Baltimore’s aging sanitary sewer system causes millions of gallons of raw sewage to enter our waterways each year.

Getting sewage pollution in our waterways under control is a complicated challenge. To address the issue we work with volunteers, legislators, enforcement agencies, and residents in seeking effective solutions.

We work to enforce water pollution laws, advocate for sound policy making, and ensure our local government is held accountable when sewer overflows happen. Our Waterkeeper team monitors and samples local waterways for several water quality parameters that help track down sewage overflows.

Current Issues

Baltimore City’s Building Backup Reimbursement Program

Sewage backups in homes and buildings are a big problem in BaltimoreHeavy rainfall coupled with the city’s crumbling infrastructure causes toxic sewage to back up into residents’ homes thousands of times a year. These backups put residents’ health, homes, and financial security at risk.

In April 2018, Baltimore City launched a pilot Expedited Reimbursement Program to help residents with the costs of cleaning up a basement backup. The pilot will help the city create a permanent program required by the Sanitary Sewer Consent Decree. After 18 months, has the project helped?

  • More than 4,600 reports of building sewage backups were reported to 311 in the program’s first year, but only 74 households applied for reimbursement. Of those, Baltimore City Department of Public Works (DPWrejected all but 10.
  • Of the $2 million set aside to reimburse residents, less than $15,000 (less than one percent) has been paid out.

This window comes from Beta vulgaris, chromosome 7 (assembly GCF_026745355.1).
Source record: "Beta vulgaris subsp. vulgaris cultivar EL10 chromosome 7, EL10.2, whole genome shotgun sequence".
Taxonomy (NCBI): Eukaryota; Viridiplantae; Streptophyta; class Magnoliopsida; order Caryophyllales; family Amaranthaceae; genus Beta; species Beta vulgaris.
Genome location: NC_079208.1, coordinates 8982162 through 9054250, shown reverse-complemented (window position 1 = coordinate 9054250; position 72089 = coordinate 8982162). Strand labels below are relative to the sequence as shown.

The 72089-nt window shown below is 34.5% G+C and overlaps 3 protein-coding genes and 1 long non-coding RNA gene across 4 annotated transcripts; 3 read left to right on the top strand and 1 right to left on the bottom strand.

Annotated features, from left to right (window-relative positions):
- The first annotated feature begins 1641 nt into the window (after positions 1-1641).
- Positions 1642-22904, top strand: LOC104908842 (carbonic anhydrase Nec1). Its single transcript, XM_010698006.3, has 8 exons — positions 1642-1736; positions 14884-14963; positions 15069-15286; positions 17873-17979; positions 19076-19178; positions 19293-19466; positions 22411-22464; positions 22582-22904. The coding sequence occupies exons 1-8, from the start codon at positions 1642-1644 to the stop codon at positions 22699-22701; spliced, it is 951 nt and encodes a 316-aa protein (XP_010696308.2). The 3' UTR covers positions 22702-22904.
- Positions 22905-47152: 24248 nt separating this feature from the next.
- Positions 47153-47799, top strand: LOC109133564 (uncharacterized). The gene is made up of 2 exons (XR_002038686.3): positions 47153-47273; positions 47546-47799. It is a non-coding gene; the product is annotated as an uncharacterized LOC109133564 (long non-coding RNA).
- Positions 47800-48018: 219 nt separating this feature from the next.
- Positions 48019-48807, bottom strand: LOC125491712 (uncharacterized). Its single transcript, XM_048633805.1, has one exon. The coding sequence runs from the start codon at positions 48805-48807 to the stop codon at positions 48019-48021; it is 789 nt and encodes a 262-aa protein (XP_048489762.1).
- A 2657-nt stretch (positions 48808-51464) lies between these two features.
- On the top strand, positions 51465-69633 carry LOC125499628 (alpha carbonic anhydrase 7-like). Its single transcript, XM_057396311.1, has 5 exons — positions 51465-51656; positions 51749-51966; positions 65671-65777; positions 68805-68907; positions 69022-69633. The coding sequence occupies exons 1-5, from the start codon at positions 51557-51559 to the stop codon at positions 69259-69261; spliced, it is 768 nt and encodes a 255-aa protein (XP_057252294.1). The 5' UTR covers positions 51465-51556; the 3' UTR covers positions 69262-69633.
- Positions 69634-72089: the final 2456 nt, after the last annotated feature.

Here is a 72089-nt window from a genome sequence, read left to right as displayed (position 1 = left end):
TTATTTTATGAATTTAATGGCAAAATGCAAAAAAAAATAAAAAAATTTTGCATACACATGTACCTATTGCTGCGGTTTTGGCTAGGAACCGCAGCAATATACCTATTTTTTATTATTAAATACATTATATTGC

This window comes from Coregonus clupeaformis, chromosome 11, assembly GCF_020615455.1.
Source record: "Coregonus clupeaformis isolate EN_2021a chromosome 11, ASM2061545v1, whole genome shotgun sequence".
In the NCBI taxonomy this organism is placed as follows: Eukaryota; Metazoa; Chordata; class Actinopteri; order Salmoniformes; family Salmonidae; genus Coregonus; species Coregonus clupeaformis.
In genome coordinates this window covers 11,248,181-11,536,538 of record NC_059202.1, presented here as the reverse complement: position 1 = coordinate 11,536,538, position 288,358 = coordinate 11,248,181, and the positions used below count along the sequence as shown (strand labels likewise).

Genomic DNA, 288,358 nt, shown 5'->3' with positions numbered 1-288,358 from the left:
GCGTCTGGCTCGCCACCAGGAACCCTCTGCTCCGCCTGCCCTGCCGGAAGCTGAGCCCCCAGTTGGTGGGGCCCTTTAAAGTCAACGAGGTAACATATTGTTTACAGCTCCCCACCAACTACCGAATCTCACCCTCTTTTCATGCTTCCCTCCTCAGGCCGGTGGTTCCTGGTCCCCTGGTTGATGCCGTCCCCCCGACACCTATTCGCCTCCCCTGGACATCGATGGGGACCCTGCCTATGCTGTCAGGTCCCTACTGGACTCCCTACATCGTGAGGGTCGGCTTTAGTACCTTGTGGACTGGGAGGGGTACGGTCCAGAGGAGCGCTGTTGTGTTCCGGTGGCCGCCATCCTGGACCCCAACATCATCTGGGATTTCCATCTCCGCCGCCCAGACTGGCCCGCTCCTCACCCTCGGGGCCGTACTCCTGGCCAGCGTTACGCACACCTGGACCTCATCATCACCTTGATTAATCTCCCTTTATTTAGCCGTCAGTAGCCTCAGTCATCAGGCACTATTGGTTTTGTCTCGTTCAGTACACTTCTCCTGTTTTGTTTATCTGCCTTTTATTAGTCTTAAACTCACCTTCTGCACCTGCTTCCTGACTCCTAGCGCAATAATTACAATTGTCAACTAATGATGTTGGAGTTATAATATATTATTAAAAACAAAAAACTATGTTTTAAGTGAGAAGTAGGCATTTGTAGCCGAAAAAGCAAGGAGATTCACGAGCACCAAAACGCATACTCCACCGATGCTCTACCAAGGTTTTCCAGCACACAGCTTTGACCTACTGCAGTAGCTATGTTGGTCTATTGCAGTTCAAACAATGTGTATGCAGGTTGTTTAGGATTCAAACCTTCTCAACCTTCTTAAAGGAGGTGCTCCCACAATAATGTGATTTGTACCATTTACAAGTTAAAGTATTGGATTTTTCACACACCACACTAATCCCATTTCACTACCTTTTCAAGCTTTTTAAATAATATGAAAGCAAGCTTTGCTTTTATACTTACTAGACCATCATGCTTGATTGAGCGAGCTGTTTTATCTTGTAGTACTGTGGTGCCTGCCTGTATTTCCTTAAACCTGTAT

• Eligible applications can receive up to $5,000. However, these funds can only be used for cleanup and disinfecting. In many cases, this is far from enough.
  • Program restrictions and requirements disqualify thousands of people who would benefit most from this program.

Lifting restrictions, publicizing the program better, and increasing the dollar amount that can be reimbursed would all make things easier for residents who find sewage backed up into their basement.

What To Do If You Experience A Sewage Backup

1.  Report it! 

Baltimore City Report the backup to the Department of Public Works as soon as possible by calling 311 or using the online portal

Baltimore County:  Report the backup to the Bureau of Utilities as soon as possible by calling 410-887-7415 or 410-887-5210 after-hours.  Additional information is available online.

Anne Arundel County Report the backup to the Emergency Services Unit as soon as possible by calling 410-222-8400.

2. Do not clean it up yourself! Raw sewage carries viruses and pathogens that pose significant health hazards. Please contact professionals to clean it for you. If handling items contaminated with sewage is unavoidable, always wear gloves, a mask, and protective clothing.  Wash your hands thoroughly with soap and water after handling items, and consult a health professional if you experience any signs of illness.

3. Baltimore City residents:  Apply for the Expedited Reimbursement Program as soon as possible.  Baltimore City may reimburse you up to $5,000 for cleaning costs resulting from a verified rain-related sewage backup.  There are restrictions to the program and you must include all required documentation and receipts within 90 days of the backup. You can apply by email or mail:

Baltimore City Department of Public Works

Office of Legal and Regulatory Affairs

Abel Wolman Municipal Building

200 Holliday Street

Baltimore, MD 21202

410-396-7755 between 8:30am and 4:30pm

[email protected]

4. Baltimore City residents: Consider filing a General Liability Claim for additional cleanup costs and property damage.

Stand Up Against Sewage

In order to protect our waterways and public health, we need to stand up against sewage. Sewage doesn’t belong in our streets, or our homes!

Blue Water Baltimore strongly advocates for the local government to be held accountable when sewer overflows occur. We request they post water quality advisory signage, notify impacted communities and the news media, and cleanup the resulting waste water and sewage debris in a timely fashion.